How many yellow objects are there? [closed]

I thought and read about color mixing today. I made some counterintuitive discoveries, and i now have some thought experiments which i cannot test.

I could print a yellow image but i use a different printing technique on each half. On the left side i use color which is true yellow(so yellow pigments which reflect yellow wavelength), on the right i use small red and green squares next to each other(not overlapping) which from afar appear also as the same yellow. So both sides appear yellow to me because my cone cells on my retina are tricked. if i am now holding a monochromatic yellow filter in front of me, the right side would appear black because red and green cant get trough the filter, and the left side would be ... still the same yellow. So i could now distinguish between the left and right side.

So my question is, what would i see when i took multiple monochromatic filters with me and look around? Are there materials which appear a specific color because they are(So that the atoms absorb every other color or just emits this specific color) and some materials which reflect or emit different wavelenghts which then appear as a specific color?

closed as off-topic by user191954, G. Smith, JMac, The Photon, John DuffieldApr 30 at 17:25

• This question does not appear to be about physics within the scope defined in the help center.
If this question can be reworded to fit the rules in the help center, please edit the question.

• I'm voting to close this question as off-topic because it appears to be about biology or human perceptions rather than physics. – The Photon Apr 30 at 16:20
• @ThePhoton I disagree with your assessment. The question is not about human perception, while his direct question was "what would i see...", the core real question is his second question: 'Are there materials which appear a specific color because they are and some materials which reflect or emit different wavelenghts which then appear as a specific color?' A yes/no question to which I do not know the answer. – corcholatacolormarengo Apr 30 at 16:35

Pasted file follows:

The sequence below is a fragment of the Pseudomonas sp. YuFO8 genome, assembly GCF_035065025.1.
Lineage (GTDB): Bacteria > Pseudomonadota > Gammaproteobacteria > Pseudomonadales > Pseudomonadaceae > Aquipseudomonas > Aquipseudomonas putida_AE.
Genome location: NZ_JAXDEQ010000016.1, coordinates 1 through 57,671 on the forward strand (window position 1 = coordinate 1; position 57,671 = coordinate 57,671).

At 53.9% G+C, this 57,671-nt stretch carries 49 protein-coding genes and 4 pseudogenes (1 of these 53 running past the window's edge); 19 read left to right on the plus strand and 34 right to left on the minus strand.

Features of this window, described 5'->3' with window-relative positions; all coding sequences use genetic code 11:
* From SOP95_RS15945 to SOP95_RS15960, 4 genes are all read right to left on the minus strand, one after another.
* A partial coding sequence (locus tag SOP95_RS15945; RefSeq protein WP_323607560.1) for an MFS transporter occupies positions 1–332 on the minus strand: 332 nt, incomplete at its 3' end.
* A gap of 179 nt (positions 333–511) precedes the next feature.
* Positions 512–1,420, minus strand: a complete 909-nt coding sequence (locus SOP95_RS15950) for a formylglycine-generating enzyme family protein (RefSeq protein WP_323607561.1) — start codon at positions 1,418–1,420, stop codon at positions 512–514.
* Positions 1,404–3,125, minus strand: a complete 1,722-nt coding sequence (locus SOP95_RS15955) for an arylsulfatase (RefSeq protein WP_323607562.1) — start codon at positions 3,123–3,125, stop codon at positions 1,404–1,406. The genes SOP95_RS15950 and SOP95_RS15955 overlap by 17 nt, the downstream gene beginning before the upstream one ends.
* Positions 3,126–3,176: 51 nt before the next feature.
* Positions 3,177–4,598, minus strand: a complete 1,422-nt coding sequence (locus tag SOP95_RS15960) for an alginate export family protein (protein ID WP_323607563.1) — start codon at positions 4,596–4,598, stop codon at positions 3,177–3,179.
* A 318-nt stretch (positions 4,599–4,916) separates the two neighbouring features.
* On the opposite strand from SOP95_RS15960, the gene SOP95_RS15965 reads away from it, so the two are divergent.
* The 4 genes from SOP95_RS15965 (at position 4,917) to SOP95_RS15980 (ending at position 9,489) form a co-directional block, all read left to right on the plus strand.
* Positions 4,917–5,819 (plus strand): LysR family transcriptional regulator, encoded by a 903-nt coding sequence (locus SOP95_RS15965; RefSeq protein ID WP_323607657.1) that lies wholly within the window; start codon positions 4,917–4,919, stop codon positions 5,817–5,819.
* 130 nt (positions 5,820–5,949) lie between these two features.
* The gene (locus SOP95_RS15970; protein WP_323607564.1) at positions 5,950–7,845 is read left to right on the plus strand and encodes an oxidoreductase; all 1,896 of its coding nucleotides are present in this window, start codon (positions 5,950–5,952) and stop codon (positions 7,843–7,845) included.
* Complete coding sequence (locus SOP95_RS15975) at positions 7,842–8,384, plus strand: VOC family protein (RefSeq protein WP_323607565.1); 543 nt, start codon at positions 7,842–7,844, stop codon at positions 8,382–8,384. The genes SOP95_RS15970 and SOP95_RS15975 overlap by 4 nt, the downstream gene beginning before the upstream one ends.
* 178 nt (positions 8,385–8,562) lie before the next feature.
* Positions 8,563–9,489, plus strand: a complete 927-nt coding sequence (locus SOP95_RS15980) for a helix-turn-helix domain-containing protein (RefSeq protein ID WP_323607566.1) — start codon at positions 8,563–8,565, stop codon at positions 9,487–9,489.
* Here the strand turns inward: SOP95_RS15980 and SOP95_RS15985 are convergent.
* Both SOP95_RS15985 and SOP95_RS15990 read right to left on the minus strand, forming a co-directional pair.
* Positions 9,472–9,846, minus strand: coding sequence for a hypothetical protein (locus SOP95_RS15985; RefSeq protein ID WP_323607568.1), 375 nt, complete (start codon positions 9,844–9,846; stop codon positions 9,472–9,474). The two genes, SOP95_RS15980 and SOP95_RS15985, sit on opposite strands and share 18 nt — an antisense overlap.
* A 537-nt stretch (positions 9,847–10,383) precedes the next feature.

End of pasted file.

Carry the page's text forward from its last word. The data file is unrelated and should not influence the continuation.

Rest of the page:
• I also consider this question about physics; human eyes are sensors in this case. And the question is about reflectivity of substances – patta Apr 30 at 16:46
• I also consider this question to belong here. – Helen Apr 30 at 17:36
• @patta If you haven't already, you can nominate this question for reopening. – probably_someone May 2 at 11:49

Every object has a spectrum of emitted light, which is a function $$I(\lambda)$$ that tells you the intensity $$I$$ of the light of wavelength $$\lambda$$ that is emitted by the object. Many different objects have many different spectra, and there are huge swaths of physics devoted to predicting, analyzing, and generally studying the spectra of various objects, from minerals to the atmosphere to stars and galaxies.

This makes it difficult to say what color an object is, because it's always emitting light composed of a bunch of different colors. That said, we can reasonably say that an object "appears a certain color because it is that color" when its spectrum is relatively sharply peaked in one color. A great example of this is a sodium vapor lamp, which gets its yellow color from the electrons in sodium atoms jumping between two energy levels. As such, its spectrum is very sharply peaked at 590 nm:

The above is an emission spectrum; the higher the points on the graph, the more intense the emitted light of that color is. For context, this is what the lamp looks like:

And for some more context, here are the spectra of a lot of other common light sources. Though they all look basically white, you can see that there are clear differences in their spectra that our eyes generally can't resolve: